When Texas employers large and small railed against proposed restrictions on the freedom to vote in the state, it rankled politicians in Austin with reverberations all the way in Washington. Why? Because politicians know just how effective corporate leadership is. That’s why it’s so important that business leaders in Texas continue to stand tall in the face of unconscionable retaliation for their workforce and for their consumers.
In recent years, the private sector has helped usher in transformational changes in our culture, forcing the law to keep up on issues as diverse as criminal justice reform, education reform, gender, racial and LGBT equality. Today, our democracy is at a similar boiling point — rendering business leaders’ calls for cooler heads to prevail absolutely essential.
Voting access is at risk for hundreds of millions of Americans — including more than 29 million Texas residents — living in states that are working to roll back our liberty. Texas is a national outlier in many areas of election law: It is one of only nine states where citizens can’t register to vote online; one of only seven states that does not accept student IDs issued by accredited colleges and universities as photo identification for voting; and it’s one of only 12 states that sets the earliest voter registration deadline allowed by federal law.
The conversation in Austin should be about modernizing Texas’s election laws, but instead, new legislation threatens to limit Texas voters’ access even further. Much has been written about the disparate impact these restrictions — centered on mail voting and early voting — could have on urban voters and people of color, but older voters, people with disabilities, veterans and Americans living in rural communities are quite reliant on these voting methods, too. In fact, our analysis of Texas Secretary of State data found that about 90% of voters aged 55 or older, veteran and active duty military voters and Republican voters all chose to vote early or by mail in the 2020 election.
The bills under consideration in Texas would create numerous new election crimes — even for caregivers helping elderly family members vote — and would inject more partisanship precisely where it doesn’t belong: at the polls.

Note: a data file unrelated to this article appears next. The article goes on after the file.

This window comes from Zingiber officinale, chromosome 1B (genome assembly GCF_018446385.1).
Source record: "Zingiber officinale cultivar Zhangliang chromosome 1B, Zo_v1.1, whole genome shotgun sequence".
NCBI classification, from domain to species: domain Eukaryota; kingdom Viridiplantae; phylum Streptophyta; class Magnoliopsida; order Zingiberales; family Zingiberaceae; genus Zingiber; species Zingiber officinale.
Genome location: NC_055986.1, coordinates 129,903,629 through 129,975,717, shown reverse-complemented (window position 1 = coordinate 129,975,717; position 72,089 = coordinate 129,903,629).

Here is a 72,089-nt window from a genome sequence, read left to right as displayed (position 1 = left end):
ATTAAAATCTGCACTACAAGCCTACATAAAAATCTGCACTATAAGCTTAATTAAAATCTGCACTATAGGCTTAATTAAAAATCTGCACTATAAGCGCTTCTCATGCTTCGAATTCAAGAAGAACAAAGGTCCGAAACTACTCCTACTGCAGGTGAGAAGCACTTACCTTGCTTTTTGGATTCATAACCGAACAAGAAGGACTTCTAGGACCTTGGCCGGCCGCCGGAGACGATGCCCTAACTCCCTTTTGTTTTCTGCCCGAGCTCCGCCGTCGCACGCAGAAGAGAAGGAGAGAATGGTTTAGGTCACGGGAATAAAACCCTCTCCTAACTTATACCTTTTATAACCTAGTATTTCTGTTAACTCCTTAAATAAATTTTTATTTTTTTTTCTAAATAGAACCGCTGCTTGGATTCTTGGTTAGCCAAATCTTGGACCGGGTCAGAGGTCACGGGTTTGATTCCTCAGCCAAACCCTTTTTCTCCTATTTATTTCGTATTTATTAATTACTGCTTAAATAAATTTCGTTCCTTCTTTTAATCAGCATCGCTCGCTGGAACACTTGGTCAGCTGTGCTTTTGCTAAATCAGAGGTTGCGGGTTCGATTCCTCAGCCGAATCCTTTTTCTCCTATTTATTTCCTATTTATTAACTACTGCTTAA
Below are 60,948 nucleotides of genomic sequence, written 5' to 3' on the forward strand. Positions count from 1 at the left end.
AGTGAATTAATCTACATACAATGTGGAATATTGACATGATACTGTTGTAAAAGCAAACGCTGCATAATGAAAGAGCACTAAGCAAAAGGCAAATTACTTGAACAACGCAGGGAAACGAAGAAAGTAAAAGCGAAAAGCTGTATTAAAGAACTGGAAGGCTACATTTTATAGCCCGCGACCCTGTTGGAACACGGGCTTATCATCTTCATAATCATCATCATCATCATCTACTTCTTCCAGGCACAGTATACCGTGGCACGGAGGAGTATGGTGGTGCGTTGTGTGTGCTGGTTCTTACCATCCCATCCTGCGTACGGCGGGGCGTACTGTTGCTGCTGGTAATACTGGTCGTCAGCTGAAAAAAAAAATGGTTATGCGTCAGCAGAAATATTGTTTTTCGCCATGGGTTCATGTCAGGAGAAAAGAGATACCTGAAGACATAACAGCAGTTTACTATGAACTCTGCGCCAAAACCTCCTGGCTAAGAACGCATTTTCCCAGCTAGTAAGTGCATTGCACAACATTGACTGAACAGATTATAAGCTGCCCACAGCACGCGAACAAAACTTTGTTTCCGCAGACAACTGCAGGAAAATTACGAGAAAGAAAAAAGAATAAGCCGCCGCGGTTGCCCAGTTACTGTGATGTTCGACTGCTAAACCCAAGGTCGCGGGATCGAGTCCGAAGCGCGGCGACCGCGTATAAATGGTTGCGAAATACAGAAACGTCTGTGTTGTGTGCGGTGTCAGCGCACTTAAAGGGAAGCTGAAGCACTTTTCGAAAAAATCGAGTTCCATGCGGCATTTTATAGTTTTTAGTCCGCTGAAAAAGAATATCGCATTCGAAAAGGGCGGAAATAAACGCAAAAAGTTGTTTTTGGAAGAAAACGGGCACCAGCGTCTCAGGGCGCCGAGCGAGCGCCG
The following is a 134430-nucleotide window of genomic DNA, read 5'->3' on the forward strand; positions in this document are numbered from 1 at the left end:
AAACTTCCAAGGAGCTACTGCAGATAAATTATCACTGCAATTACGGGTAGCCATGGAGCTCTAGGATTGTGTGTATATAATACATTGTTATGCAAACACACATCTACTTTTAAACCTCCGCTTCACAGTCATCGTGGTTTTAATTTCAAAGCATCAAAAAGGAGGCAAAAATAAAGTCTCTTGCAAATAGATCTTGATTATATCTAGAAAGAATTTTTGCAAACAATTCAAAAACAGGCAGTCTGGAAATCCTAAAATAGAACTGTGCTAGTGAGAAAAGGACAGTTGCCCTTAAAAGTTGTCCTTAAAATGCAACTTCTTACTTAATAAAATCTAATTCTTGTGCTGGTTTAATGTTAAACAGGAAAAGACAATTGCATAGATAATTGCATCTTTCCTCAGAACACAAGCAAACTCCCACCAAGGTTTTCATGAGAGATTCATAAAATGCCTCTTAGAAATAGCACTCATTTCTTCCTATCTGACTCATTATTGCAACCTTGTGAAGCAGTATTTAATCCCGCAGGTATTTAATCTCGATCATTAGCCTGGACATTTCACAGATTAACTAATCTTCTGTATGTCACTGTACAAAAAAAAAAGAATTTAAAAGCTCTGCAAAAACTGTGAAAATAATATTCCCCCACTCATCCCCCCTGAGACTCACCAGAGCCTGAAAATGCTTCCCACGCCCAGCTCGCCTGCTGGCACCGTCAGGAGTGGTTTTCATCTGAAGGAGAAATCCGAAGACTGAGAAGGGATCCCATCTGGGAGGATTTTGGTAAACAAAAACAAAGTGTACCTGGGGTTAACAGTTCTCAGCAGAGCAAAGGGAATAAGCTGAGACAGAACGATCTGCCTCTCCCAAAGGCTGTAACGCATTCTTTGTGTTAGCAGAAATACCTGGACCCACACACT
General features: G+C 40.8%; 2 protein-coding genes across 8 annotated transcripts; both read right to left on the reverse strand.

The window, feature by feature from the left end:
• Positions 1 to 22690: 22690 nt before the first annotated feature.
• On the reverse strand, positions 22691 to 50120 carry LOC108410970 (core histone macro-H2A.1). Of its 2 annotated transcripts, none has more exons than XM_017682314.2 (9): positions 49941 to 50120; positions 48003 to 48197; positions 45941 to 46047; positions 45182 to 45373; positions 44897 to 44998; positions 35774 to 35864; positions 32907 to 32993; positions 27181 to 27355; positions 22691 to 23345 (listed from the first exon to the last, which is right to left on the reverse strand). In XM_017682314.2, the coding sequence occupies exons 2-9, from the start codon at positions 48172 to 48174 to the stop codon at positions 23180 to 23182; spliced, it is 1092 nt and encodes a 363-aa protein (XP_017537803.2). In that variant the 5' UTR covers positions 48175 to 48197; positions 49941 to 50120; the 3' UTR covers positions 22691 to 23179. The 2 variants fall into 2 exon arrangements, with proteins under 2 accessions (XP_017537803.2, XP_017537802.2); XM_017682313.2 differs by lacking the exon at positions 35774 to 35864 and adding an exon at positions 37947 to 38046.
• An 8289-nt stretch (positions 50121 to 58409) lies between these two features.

Business leaders are speaking out to preserve voting access and keep partisan political interference out of our elections because it’s a business imperative. When our election system works for everyone, we all benefit. So does our economy. When voting access is curtailed, state economies suffer.
Nearly 90% of consumers worldwide expect CEOs to speak out on important social issues, according to Edelman’s 2021 Trust Barometer. A recent poll from the Civic Responsibility Project found that 82% of Americans would feel more favorable towards a company that supports policies to make it easier for Americans to vote and register to vote, including more than seven of ten Republicans and nine of ten Democrats.
And it’s not just consumers who are looking for corporate action; a recent Garner study found that three-quarters of employees expect their employer to take a stance on current societal or cultural issues. Sixty-eight percent would consider moving to companies that take stronger stances on issues than their current company does.
What’s good for business is good for democracy. To see private-sector leaders call for an election system that balances integrity with voter liberty should be celebrated — not demonized. Their leadership will help ensure that our democracy — and our economy — continues to be a beacon for the entire world.
Legislative advertising paid for by Secure Democracy and contracted for by Sarah Walker, 611 Pennsylvania Ave Suite 143, Washington DC 20003.